Martindale Follows Avvo's Lead
Despite the class action lawsuit that's been filed against lawyer directory Avvo, alleging that Avvo's rating system is deceptive, Avvo must be doing something right. How else to explain that Martindale-Hubbell, the great-grandaddy of lawyer directories, is following Avvo's lead, and allowing clients to post reviews of their attorneys -- a feature that Avvo also offers. Larry Bodine of Law Marketing Blog has the scoop.
From Bodine's post (which in turn, quotes from an ad in PM Forum's Professional Marketing magazine), here's how the Martindale system will work:
Law firms can hand-pick five or more clients to participate in Client Reviews. There's nothing barring a firm from lobbying its selected clients or even pre-writing the reviews for them. The questionnaire "comprises seven questions that seek recommendations regarding a law firm's quality of legal representation, client service, value for money, practice areas (up to 5), industries (up to 5), geography, and whether the client would engage the firm for future legal matters." If a firm gets a single bad review, it can choose to delete all the reviews from the firm's profile on martindale.com. It's all-or-nothing: either all the reviews are published, or none. If the firm decides to publish all the reviews, Martindale will issue a press release, mention it in their e-newsletter to 25,000 in-house counsel, send announcements to any 10 corporate counsel, and give it featured status in a Top 10 list of newly reviewed law firms on martindale.com.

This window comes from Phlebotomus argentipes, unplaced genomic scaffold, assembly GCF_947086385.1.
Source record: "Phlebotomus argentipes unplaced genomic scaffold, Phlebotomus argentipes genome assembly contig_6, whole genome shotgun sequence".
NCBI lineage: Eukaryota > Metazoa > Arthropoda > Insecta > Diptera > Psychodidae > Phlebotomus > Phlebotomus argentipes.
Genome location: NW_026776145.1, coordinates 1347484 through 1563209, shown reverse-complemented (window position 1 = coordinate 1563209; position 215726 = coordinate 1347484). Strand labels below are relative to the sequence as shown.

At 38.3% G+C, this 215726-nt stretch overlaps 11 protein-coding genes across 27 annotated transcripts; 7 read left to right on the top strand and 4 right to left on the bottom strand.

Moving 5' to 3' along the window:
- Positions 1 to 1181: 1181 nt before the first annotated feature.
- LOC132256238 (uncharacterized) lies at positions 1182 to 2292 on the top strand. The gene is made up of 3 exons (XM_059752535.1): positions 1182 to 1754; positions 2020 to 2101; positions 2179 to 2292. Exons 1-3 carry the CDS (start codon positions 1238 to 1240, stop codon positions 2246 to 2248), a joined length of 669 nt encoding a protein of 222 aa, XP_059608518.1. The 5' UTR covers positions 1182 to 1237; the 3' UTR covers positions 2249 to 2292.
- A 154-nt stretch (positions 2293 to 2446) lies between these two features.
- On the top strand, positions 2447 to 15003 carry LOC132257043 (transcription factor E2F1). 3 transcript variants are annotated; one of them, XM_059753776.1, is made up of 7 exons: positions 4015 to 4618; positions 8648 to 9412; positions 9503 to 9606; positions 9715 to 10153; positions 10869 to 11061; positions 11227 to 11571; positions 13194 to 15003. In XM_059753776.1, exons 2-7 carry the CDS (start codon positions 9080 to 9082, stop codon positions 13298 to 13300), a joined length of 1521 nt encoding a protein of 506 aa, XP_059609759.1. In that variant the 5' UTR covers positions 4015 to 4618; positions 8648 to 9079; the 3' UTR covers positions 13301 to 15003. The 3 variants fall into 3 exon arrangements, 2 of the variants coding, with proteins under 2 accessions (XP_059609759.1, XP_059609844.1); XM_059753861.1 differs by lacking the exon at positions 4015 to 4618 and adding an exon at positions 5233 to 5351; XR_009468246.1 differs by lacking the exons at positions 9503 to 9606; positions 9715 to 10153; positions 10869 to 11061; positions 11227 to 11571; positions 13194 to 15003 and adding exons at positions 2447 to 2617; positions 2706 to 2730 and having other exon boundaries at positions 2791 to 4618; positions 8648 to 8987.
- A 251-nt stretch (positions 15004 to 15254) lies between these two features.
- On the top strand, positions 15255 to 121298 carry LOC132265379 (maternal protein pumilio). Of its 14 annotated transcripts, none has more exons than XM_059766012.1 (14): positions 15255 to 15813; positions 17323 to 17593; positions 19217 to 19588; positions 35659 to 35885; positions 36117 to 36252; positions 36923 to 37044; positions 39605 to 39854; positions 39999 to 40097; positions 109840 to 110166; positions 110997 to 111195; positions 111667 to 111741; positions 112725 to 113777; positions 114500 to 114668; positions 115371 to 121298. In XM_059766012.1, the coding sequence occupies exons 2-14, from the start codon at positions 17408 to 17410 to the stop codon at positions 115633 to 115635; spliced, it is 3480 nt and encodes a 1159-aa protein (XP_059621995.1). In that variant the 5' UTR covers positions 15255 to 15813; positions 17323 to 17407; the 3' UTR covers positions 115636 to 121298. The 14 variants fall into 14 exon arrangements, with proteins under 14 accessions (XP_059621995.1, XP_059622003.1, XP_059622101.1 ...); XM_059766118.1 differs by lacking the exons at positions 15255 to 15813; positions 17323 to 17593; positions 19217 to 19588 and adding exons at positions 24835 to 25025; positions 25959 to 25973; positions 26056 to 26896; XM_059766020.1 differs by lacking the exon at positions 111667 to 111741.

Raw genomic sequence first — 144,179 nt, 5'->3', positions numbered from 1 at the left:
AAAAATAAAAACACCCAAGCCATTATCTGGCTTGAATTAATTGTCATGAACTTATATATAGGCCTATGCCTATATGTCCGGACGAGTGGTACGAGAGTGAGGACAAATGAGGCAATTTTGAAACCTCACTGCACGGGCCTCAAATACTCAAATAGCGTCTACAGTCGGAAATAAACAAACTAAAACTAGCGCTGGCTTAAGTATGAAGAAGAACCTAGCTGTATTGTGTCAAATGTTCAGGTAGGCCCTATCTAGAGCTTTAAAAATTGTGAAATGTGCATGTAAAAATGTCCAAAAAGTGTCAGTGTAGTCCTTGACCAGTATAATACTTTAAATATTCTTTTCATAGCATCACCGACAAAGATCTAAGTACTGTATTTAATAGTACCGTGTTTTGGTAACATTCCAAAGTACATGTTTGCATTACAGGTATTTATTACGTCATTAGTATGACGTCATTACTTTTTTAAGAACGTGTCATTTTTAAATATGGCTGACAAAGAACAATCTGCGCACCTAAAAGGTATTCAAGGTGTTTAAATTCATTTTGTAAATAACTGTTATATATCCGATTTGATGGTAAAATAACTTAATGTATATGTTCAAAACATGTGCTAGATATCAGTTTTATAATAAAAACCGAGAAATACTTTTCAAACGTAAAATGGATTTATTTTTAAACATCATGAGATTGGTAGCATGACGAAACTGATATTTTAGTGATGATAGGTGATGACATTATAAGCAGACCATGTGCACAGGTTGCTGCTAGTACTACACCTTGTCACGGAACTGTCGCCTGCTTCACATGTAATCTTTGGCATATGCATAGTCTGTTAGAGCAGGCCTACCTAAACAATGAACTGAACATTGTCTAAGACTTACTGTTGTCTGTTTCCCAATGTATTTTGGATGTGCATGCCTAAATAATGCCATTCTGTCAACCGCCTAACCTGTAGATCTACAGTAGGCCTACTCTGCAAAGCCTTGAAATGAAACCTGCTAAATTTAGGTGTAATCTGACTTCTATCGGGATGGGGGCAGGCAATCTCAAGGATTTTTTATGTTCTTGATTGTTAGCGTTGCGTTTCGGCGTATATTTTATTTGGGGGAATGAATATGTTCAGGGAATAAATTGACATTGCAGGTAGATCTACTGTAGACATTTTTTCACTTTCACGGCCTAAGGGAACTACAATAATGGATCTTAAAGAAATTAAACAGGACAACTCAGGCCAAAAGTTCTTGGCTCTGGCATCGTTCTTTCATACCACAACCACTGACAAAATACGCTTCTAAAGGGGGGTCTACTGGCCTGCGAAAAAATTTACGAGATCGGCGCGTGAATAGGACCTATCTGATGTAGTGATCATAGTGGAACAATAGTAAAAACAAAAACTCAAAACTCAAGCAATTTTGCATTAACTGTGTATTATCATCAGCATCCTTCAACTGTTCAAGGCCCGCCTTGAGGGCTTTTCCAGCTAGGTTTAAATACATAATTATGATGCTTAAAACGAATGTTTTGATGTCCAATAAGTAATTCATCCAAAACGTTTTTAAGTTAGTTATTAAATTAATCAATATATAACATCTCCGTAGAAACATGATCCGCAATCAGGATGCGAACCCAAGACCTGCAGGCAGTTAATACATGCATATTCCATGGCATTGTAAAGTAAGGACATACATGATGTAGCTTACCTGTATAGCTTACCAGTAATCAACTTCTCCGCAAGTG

Of course, Wired GC John Wallinbich called this trend back in June, when he wrote:
For some time, Martindale-Hubbell has attempted to move beyond an image of a large set of thick tan books that sit mouldering in the library. They are clearly asking for a stretch from account reps previously tasked with signing up firms for directory entries. Perhaps also a tacit admission that upstart Avvo is having an effect on LexisNexis strategy?
As for me, I'm wondering what's ahead. Will we see lawsuits against Martindale for "deception" where a firm, rather than clients, writes its own review? Allegations of damage to business by those firms which receive negative ratings and delete all their ratings (thus, leading clients to suspect that the firm couldn't find positive recommendations)? Given the double standard in the profession between established companies like Martindale and upstarts like Avvo, I doubt that Martindale has anything to worry about.
Posted by Carolyn Elefant on November 28, 2007 at 02:24 PM | Permalink
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